Ikemoto, the first speaker,  spoke in depth about the current exhibition at the New York Historical Society, Augusta Savage Renaissance Women (which I saw afterwards…). She began by explaining the term, Renaissance Women:

I think the phrase renaissance women really gets to the core concept of the exhibition in two ways, first it speaks to the centrality of Augusta Savage and to the great early 20th century flourishing of African American arts that we know of today as the Harlem Renaissance. So, even though Savage is little known today, she was one of the great movers and shakers of the art world in her day. And second,…Renaissance Women speaks to Savages role as a….polymath…someone who is not just an artist but also an educator and activist.

Ikemoto continued by telling us about Savages’ difficult time at Cooper Union as a black woman in 1923, during the Jim Crow era, and how she was set on a ‘racial based arts activism path’ her entire life, fighting for her position in the art world and at the same time being committed to those in her community.

Savage did not try to communicate or dictate a certain style to her students but rather [tried] to communicate a commitment to racial uplift , a commitment to self-definition, a commitment to agency in the representation of ones own self and ones own community…

Augusta Savage left her family in Florida to follow her dream as a sculptor and settled in Harlem, New York. Most times, she survived on will and determination; the same spirit used mostly by our ancestors to keep going. Even though she was an unsupported practicing artist, she did all she could to give back to the community by teaching at the Harlem Community’s Art Studio and even opening an Art Salon. Despite the lack of resources, she reached many artist such as Jacob Lawrence, Gwendolyn Knight, and Norman Lewis.  I gather that she sculpted a spirit of charity within the community, by volunteering her talent and time.

I truly believe that one of the amazing human qualities she possessed was the  willingness to humbly  share the talent she was born with, with the community. She once said, “I created nothing really beautiful…really lasting, but if I could inspire one of the youngsters to develop the talent I know they possess then my monument would be in their work”.

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(image from https://theartsandeducation.wordpress.com/tag/augusta-savage/https://theartsandeducation.wordpress.com/tag/augusta-savage/)

In the middle of Ikemoto’s speech, the Youtube version of James Weldon Johnson’s Lift Every Voice and Sing was played to speak about Savages harp piece also titled Lift Every Voice and Sing.

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I felt playing the song was very fitting and timely. Secretly, I hoped Ikemoto would say ‘all rise for the national anthem’ and desired for her to play the entire song. I believe that move would have drove the point home about how Savage worked to uplift her community.  It would have encompassed that true unapologetic voice and spirit about what it may have meant to be an artist who was black, female and also considered poor at that time.

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When asked why she named the Piece, Lift Every Voice, her response was ‘people need to know we have an anthem’. This was year 1939. The anthem was just written in 1900 (next year it’s 100 years old!) and probably a lot of people had a lot to say about us owning the song as our anthem. It sounds like she was making a point to both African Americans and White Americans alike.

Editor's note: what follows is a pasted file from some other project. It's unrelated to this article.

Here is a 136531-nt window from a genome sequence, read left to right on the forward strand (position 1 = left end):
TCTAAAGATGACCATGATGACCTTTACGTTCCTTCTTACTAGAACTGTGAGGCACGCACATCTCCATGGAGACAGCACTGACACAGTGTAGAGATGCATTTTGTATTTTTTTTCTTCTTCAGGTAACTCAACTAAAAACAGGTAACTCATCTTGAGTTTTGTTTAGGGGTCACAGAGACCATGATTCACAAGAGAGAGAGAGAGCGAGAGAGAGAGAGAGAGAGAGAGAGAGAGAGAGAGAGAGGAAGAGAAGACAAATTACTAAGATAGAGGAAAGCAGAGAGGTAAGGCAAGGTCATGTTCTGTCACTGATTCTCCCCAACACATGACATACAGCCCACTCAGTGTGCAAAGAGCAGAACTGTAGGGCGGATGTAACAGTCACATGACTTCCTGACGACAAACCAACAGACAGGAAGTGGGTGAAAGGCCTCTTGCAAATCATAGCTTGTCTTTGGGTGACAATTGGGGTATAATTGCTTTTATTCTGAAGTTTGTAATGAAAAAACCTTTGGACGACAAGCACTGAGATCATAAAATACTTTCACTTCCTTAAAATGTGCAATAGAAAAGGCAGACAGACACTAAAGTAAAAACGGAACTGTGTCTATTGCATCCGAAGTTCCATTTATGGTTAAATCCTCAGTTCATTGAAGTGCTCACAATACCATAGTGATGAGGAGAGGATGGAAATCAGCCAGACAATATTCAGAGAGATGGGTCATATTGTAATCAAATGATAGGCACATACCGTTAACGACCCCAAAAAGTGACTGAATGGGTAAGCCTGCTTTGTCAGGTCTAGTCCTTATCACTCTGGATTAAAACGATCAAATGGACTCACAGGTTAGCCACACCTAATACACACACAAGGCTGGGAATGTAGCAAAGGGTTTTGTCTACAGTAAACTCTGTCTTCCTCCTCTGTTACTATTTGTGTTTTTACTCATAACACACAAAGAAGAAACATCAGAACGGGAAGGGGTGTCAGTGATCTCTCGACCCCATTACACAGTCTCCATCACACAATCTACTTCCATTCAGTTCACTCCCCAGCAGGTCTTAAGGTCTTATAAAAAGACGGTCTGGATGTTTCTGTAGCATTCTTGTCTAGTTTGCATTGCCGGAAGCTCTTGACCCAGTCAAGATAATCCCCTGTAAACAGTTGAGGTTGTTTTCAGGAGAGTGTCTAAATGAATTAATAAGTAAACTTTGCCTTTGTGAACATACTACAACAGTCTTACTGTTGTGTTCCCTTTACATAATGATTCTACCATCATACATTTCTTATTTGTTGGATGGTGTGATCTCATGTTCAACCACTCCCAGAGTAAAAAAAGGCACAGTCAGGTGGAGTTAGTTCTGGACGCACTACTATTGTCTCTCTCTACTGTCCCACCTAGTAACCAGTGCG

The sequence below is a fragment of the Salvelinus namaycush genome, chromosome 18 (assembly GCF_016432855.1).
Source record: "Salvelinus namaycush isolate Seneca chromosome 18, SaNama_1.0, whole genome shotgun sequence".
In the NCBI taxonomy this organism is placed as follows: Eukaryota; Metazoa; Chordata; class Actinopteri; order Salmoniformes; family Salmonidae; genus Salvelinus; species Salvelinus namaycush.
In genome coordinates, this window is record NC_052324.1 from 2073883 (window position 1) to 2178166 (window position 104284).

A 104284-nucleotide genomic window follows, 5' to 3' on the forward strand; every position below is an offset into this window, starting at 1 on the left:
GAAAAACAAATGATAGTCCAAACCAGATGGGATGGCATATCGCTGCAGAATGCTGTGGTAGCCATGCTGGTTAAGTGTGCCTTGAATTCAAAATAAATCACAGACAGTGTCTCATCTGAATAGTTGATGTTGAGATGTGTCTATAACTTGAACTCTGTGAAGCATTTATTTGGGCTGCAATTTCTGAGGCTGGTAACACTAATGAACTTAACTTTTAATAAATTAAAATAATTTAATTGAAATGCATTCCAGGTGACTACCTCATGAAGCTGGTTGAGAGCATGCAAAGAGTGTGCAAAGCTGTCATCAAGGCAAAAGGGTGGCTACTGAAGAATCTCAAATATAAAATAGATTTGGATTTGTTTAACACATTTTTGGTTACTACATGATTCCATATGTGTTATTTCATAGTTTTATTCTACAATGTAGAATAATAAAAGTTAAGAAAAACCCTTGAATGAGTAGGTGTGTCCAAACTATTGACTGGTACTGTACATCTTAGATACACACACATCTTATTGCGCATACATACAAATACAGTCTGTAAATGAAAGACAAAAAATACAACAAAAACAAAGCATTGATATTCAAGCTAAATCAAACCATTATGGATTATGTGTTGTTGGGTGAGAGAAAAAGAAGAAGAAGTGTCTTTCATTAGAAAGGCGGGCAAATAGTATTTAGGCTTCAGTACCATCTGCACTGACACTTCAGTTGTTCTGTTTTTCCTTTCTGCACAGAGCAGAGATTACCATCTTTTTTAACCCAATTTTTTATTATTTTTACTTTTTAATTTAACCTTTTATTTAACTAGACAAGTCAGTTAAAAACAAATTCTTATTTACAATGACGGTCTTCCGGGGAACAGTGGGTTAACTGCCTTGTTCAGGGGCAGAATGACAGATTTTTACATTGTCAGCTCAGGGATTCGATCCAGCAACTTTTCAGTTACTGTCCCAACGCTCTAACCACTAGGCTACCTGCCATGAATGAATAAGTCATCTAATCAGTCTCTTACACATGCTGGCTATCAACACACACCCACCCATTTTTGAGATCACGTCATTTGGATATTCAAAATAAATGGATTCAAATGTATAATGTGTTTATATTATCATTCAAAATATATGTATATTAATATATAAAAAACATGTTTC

What I believe is Savage did not live a life of fear but took chances to please her own artistic desire. For example, her father did not condone sculpting in his house so she would  practice her craft outside of him knowing. As a child, many times she was terribly punished. Yet, that did not stop her desire to sculpt. As if finding acceptance in her own home wasn’t hard enough, she had to go through hurdles to be accepted in the art world.  Ikemoto told us about the scholarships she was turned down from because of the color of her skin.

In closing, Ikemoto, informed us about the current goals of museums – apparently, they are working hard to diversify their collections and to develop more inclusive exhibitions. So, the New York Historical Society has developed an initiative called the Equality and Justice for All Initiative, committing exhibition space to the struggle for civil rights in the United States.

Hearing this gave me hope. Maybe one day something of mine would be on display at a museum?! It also was very satisfying. I thought, now I should not have to struggle so much when looking for artist my color. For years I visited museums and galleries and found very little that perked my interest.

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The next speaker, Adusei- Poku, spoke about Savages literary works. Which I did not know she was also a writer!

Adusei- Poku wrote her speech through rhetorical questions that she posed to the audience. The questions were based on the absence of melancholy surrounding Savage and her contemporaries in relationship to black culture.

She explained the term race women; which ( in the words of Brittney Cooper) are women who enter public racial leadership roles beyond the church in the decades after Reconstruction. They explicitly fashion for themselves a public duty to serve their people with diligent and careful intellectual work and attention to providing intellectual character of the race.

I listed some of questions Adusei-Poku posed which I think were very relevant not only for Savage but for students of color everywhere who contribute to a society that rejects them on some level.